DOJ drops Trump-era ‘China Initiative’ but remains focused on nation-state threats

The initiative has been accused of racial bias. The new plan includes China along with other U.S. adversaries.
Matthew G. Olsen, DOJ
Assistant Attorney General Matthew G. Olsen. (Photo by Anna Moneymaker/Getty Images)

The U.S. Department of Justice is closing down its controversial “China Initiative,” instead launching a broader strategy toward countering multiple threats from several countries, a senior department official said Wednesday.

The new “Strategy for Countering Nation-State Threats” will focus the department’s resources on multiple concurrent threats from China, Russia, Iran and North Korea, such as transnational repression, foreign malign influence and cyberthreats, said Assistant Attorney General Matthew Olsen in remarks at George Mason University.

“We see nations such as China, Russia, Iran and North Korea becoming more aggressive and more capable in their activity than ever before,” Olsen said, adding that the new strategy “is threat driven,” and an attempt to counter malign activity from multiple countries, not just China.

The China Initiative — launched during the Trump administration to group espionage, intellectual property theft and cybecrime cases involving Chinese suspects under one effort — was criticized for alleged racial profiling and unfair targeting and treatment of academics with ties to China.


Olsen said he believed that “the department’s actions have been driven by genuine national security concerns.” But the China Initiative helped fuel a “harmful perception that the department applies a lower standard to investigate and prosecute criminal conduct related to that country or that we in some way view people with racial, ethnic or familial ties to China differently.”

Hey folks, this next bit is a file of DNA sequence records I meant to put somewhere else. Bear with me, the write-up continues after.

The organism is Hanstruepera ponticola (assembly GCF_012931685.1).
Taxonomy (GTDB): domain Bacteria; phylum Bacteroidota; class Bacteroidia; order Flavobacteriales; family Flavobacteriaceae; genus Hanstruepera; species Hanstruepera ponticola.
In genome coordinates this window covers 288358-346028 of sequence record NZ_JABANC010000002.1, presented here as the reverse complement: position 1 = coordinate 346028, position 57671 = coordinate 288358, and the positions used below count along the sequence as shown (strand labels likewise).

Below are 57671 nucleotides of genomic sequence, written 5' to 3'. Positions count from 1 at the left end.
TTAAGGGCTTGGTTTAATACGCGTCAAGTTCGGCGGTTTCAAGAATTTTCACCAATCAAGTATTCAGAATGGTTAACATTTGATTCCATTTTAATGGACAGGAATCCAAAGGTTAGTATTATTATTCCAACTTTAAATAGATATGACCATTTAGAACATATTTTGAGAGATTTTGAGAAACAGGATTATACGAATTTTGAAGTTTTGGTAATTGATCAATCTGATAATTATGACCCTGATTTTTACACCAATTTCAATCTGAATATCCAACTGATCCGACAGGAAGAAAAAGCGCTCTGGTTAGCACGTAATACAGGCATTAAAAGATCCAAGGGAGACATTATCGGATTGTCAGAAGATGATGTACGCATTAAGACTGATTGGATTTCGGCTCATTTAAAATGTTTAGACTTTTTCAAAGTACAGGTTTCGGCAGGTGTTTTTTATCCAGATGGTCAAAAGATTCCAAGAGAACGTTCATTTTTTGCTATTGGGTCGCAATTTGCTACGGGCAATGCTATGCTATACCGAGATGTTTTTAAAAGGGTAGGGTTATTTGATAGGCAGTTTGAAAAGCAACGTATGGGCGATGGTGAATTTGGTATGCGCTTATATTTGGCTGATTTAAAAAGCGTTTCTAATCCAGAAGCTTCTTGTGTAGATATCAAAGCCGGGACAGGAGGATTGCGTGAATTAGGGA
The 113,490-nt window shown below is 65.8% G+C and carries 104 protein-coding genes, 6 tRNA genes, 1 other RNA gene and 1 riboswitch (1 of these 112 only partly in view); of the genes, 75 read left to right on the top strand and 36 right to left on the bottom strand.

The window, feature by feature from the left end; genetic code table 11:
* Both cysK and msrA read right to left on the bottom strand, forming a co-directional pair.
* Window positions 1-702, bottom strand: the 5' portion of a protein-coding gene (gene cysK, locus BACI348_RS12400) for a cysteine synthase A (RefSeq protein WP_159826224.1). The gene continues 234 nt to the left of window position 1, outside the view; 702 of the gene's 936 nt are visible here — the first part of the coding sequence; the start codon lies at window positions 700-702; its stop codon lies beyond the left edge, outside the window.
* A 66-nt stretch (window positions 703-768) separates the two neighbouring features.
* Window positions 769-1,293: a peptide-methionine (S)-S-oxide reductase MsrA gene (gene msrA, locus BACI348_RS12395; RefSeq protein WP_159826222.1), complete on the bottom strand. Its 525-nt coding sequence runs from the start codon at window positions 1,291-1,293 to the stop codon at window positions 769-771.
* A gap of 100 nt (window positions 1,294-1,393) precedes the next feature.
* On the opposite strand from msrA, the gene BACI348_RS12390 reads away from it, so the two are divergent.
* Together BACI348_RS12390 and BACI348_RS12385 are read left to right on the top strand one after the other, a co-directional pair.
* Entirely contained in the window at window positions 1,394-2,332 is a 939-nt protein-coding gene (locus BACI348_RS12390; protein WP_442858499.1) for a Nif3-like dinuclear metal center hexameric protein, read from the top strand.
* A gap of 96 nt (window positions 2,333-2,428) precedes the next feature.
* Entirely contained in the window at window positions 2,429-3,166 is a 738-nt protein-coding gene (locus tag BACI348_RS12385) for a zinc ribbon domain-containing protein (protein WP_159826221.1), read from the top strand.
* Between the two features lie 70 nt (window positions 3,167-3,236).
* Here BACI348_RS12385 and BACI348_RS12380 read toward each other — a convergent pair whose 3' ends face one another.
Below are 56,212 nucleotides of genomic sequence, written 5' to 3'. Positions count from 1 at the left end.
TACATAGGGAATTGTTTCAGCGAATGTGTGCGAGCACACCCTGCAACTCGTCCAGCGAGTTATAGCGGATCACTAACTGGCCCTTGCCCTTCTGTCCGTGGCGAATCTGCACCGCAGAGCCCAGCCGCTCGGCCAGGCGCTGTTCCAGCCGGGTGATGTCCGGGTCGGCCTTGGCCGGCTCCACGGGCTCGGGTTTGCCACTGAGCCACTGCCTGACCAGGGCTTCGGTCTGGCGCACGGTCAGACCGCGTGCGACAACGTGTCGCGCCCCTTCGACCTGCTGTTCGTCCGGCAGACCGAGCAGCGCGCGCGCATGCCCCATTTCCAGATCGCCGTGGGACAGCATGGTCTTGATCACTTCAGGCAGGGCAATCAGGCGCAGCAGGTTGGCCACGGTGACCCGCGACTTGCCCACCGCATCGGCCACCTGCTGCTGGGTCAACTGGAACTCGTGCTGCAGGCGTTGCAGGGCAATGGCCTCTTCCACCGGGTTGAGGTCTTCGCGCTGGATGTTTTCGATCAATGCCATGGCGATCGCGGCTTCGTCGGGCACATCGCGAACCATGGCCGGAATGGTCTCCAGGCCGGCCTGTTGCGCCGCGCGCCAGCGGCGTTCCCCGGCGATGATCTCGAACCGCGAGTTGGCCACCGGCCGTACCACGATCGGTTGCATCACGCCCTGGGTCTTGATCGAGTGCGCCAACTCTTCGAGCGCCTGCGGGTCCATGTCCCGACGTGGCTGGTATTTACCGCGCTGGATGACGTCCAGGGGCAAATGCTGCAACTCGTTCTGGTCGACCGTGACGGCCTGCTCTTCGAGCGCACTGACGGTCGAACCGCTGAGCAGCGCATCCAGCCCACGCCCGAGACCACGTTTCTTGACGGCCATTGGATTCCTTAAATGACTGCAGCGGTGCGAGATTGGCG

Going forward the DOJ will recognize the “full spectrum” of threats from each country.

“We will use all the legal tools in our arsenal to combat these threats,” Olsen said, such as “prosecuting state agents for espionage, hacking campaigns against our government and the private sector, and the repression of critics, as well as efforts to manipulate public discourse in the United States.”

Interference, influence and crime

Olsen offered examples of the kinds of cases the department has brought in recent years that typify the activity that will fall under the new strategy. The DOJ has prosecuted covert influence operations on behalf of Russia, China, Malaysia and Pakistan, he said, and the department is working to strengthen enforcement of the Foreign Agents Registration Act.


Cyberthreats represent a unique challenge, Olsen said, where “the failure of hostile nation states to respect national borders and basic legal norms is even more stark.” He pointed to continuous “interference with critical infrastructure and public service systems, supply chains and private businesses.” Those threats occur simultaneous to data theft, ransomware attacks and digital extortion, he said.

He pointed to Chinese breaches of Microsoft Exchange servers, the Russian government’s hack of SolarWinds — which compromised dozens of government agencies and hundreds of private companies — along with Iranian interference operations and North Korean attacks on cryptocurrency exchanges.

China “stands apart,” Olsen said, citing recent comments from FBI Director Christopher Wray, and will still get the department’s full attention if cases can be brought.

DOJ prosecutors must “protect the United States from the myriad threats we face, while staying true to the Constitution and the values of the Justice Department,” Olsen said.

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